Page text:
Dwijendralal Roy [1863-1943] during his lifetime was one of Bengal’s best known poet-musician-dramatists, and his lyrical songs and comic poetry which captured the imagination of the people were used in historical and social dramas and satires of the period. His songs [called Dwijendra-geeti] combined Western music styles with sophisticated lyrics in Bengali and in doing so marked a breakthrough in the Indian music tradition. Dwijendralal skilfully used historical memory in his plays to highlight values that he considered crucial for the creation of an ideal India nation, based on compassion and integrity. His groundbreaking use of humour and satire to highlight the injustices that bedevilled society in late nineteenth-early twentieth century India won him innumerable admirers. His immense contribution to music and literature notwithstanding, his rich oeuvre has suffered has suffered monumental neglect, and there is an appalling lack of awareness about the man and his work. This volume attempts to put that right by documenting as well as undertaking a serious study of the creative genius of this artist.
Sarvani Gooptu is Professor of Asian Literary and Cultural Studies at the Netaji Institute for Asian Studies, Kolkata. Her main area of research is nationalism and culture in colonial and post-colonial India. She has researched and written on the minority communities of Kolkata, the intellectual and literary history of Bengal and the history of music. Her book The Actress in the Public Theatres of Calcutta was published in 2015. She has co-edited with Ishita Banerjee-Dube On Modern Indian Sensibilities: Culture, Politics, History . Her current book project Knowing Asia, Being Asian is based on a study of the vernacular journals of Bengal during the period 1840-1940.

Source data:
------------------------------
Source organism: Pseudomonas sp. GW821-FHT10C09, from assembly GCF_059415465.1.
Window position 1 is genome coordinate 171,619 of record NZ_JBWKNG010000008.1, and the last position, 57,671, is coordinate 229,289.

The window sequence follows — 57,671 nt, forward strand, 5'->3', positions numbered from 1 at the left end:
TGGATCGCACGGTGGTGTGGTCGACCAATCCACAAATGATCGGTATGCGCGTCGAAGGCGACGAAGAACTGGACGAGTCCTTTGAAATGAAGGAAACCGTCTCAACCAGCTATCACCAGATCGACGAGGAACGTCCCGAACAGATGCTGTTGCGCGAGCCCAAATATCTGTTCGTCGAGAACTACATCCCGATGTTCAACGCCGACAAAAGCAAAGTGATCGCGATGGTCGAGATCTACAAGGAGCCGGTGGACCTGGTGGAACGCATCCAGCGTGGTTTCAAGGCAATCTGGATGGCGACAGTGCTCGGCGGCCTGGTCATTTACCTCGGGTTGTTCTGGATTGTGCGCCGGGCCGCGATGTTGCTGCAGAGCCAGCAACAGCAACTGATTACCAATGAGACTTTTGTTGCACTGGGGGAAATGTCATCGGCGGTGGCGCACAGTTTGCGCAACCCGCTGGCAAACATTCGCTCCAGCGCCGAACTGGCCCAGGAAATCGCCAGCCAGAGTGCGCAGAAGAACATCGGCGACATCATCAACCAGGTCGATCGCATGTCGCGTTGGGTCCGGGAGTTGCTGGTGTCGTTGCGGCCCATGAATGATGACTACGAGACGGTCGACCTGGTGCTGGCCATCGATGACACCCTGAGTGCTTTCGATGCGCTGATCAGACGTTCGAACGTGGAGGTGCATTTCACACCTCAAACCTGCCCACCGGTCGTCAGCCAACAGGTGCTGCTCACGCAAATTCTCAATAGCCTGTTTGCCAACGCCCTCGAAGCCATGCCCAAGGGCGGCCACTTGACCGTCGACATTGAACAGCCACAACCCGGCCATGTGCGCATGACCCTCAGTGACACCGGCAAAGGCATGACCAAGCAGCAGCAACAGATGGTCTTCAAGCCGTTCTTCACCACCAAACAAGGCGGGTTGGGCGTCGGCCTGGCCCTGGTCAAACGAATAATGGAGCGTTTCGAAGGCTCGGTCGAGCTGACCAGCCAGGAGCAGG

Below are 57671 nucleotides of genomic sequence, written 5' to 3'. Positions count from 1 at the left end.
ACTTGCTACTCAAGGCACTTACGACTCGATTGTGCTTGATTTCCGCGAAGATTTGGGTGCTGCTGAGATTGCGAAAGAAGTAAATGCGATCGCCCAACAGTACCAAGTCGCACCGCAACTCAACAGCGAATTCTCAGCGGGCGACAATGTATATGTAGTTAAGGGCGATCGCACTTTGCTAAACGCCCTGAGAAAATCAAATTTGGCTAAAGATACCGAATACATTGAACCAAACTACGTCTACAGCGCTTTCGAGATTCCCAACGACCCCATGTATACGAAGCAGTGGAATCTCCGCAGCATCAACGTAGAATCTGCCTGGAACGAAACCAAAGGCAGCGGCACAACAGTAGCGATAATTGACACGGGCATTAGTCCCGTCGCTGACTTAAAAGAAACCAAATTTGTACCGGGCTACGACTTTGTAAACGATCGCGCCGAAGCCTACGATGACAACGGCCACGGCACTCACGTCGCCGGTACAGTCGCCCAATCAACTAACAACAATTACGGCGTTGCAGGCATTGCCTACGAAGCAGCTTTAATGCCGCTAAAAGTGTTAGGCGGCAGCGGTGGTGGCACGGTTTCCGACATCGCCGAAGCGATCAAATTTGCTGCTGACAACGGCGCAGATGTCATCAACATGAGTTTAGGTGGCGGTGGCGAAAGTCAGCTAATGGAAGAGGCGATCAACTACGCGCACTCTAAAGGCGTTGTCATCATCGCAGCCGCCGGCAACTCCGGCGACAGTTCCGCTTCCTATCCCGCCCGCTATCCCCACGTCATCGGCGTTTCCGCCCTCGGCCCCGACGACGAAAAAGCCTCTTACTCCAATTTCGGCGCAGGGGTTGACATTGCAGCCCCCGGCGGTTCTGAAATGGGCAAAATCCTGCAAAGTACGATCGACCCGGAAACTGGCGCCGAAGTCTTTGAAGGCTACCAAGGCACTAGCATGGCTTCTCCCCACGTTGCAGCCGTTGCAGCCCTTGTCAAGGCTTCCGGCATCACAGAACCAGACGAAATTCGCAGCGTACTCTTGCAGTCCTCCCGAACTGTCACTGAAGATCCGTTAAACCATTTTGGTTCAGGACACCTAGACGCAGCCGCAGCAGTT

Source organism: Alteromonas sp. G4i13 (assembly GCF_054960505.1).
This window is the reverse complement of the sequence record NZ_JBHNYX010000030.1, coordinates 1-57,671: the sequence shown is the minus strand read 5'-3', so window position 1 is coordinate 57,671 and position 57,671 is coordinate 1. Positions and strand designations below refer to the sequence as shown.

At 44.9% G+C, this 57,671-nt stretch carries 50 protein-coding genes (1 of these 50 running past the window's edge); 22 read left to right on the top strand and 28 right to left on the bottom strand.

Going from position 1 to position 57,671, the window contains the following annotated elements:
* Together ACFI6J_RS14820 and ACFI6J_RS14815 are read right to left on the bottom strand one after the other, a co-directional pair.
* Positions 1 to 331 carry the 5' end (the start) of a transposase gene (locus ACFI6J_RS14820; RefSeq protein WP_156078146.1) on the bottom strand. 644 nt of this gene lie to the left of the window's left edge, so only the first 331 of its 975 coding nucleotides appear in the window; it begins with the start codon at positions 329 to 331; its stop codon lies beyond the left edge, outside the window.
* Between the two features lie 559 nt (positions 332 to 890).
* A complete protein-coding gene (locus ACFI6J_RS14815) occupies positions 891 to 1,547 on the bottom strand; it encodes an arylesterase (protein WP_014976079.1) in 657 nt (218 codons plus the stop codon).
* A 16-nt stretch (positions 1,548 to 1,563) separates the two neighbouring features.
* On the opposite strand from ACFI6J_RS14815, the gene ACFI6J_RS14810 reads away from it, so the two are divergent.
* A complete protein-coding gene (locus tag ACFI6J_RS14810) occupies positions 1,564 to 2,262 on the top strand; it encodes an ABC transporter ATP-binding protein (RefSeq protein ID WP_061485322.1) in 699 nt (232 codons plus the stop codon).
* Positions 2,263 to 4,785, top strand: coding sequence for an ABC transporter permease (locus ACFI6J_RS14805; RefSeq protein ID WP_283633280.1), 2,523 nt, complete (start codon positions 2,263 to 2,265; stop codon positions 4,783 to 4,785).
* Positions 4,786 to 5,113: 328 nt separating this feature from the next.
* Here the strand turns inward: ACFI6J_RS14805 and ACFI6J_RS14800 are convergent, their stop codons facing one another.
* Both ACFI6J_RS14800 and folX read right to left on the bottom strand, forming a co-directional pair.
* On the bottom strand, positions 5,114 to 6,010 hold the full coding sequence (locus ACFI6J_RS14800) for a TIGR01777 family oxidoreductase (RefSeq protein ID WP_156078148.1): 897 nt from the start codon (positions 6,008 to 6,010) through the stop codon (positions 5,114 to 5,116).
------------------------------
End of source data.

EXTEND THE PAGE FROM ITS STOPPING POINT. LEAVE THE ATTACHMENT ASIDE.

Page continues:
My intimacy with Dwijendralal Roy started many years back when after completing my classical training - I was debating which branch of Bengali music I should pursue. Given the wide range of interest in music prevailing in my family, I chose to go against the more common choice of Rabindra Sangeet training and decided to learn Dwijendrageeti, Atul Prasadi and Rajanikanta Sen’s songs that my maternal grandmother Ramola Bose used to hum. I have never regretted my decision.
A few years into the training I realized how little academic research had been done on these poet-composers and very few people of my generation had even heard their names. Gradually, when I was ready to choose my own subject of research, in the discipline of History, I felt that this was my subject of research, in the discipline of History. I felt that this was my opportunity to try to do justice to at least one of them. Out of the three, my choice of Dwijendralal Roy was also a conscious one. He was a multifaceted writer and his lyrical songs, comic songs and plays were more known among the cultured Bengalis though his famed ‘quarrel’ with Rabindranath Tagore was the inevitable connection drawn. The large amount of patriotic literature he had to his credit showed his close connection with the evolving history of nationalism in Bengal. It therefore seemed imperative that the sources and interpretations of his writings be probed for a better understanding of the rise of nationalism in early twentieth century.